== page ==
News & Resources

When is a Check Not a Check?

Apr 04, 2012 Dave King

When it is taken electronically or more commonly known, as a “customer-not-present” transaction. There are very few tools to manage risk for such transactions. At least in a face to face transaction the check acceptor has the option of real-time electronic verification and asking for some form of ID to verify the check writer owns the checking account. This is not true when the “check writer” is on the other side of a keyboard paying a bill or making a purchase.

Here’s my wish list to stop those unseen ne’er-do-wells of the ACH world intent on engaging in some level of deceit or fraud:

·         A known database of “good” check writers updated in real time throughout the day


·         A database of negative check writer behavior also updated throughout the day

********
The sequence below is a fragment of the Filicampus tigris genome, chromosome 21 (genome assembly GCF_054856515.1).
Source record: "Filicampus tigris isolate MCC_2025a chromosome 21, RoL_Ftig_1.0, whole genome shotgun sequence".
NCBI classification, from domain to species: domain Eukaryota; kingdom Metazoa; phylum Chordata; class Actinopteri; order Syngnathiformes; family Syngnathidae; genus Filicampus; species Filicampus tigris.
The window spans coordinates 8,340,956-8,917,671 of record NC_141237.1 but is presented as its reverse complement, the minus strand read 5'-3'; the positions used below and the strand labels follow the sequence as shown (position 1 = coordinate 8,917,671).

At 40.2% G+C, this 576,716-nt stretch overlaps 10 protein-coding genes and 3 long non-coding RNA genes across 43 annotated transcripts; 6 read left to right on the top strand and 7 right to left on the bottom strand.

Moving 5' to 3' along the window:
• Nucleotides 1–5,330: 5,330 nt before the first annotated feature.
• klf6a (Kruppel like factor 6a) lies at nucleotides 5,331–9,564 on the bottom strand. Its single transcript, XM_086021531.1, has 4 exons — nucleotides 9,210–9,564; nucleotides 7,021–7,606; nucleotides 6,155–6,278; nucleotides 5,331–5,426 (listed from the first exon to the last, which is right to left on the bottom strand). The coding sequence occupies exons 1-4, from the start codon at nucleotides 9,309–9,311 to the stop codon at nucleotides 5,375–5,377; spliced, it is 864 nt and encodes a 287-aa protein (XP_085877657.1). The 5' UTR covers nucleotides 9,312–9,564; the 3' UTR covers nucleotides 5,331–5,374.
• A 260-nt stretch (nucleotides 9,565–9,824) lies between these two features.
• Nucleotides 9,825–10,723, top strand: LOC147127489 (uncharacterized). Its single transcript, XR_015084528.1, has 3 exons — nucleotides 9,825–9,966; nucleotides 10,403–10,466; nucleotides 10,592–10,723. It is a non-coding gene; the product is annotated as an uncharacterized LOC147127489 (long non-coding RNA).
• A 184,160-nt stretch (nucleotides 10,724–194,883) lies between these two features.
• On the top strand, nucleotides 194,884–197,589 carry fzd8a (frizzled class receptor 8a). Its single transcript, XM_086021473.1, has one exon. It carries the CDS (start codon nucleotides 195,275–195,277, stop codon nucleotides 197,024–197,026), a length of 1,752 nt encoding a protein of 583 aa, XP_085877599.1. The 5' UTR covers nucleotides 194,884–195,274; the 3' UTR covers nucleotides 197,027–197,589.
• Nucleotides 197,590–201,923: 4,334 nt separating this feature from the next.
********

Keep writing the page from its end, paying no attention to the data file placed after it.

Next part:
·         Consumer credit information tied to the checking account performance that can be used to create a Risk Score


There’s no way to stop all fraud, not even in the Credit Card environment. But ACH fraud can be mitigated to a fraction of what it is today. The key is creating a centralized database fueled by the actual groups that create ACH transactions: the processors, billers and third-party senders. As a combined group, that is revolutionary fire power.

Now, let’s do it all in a real-time environment.  Is this too much to ask? In today’s world yes, but construction is underway.

Data usage comes with protection for the consumers. FCRA is in place to regulate security and best interests the consumers and their data. GLBA provides an added layer of protection to the suppliers of the data to the database manager and operator. The end-game is to make ACH transactions attractive as a substitute for the high cost of credit card usage at a small fraction of the price.

The tools are in place, the desire is strong, and technology is finally coming to the Check and ACH verification game.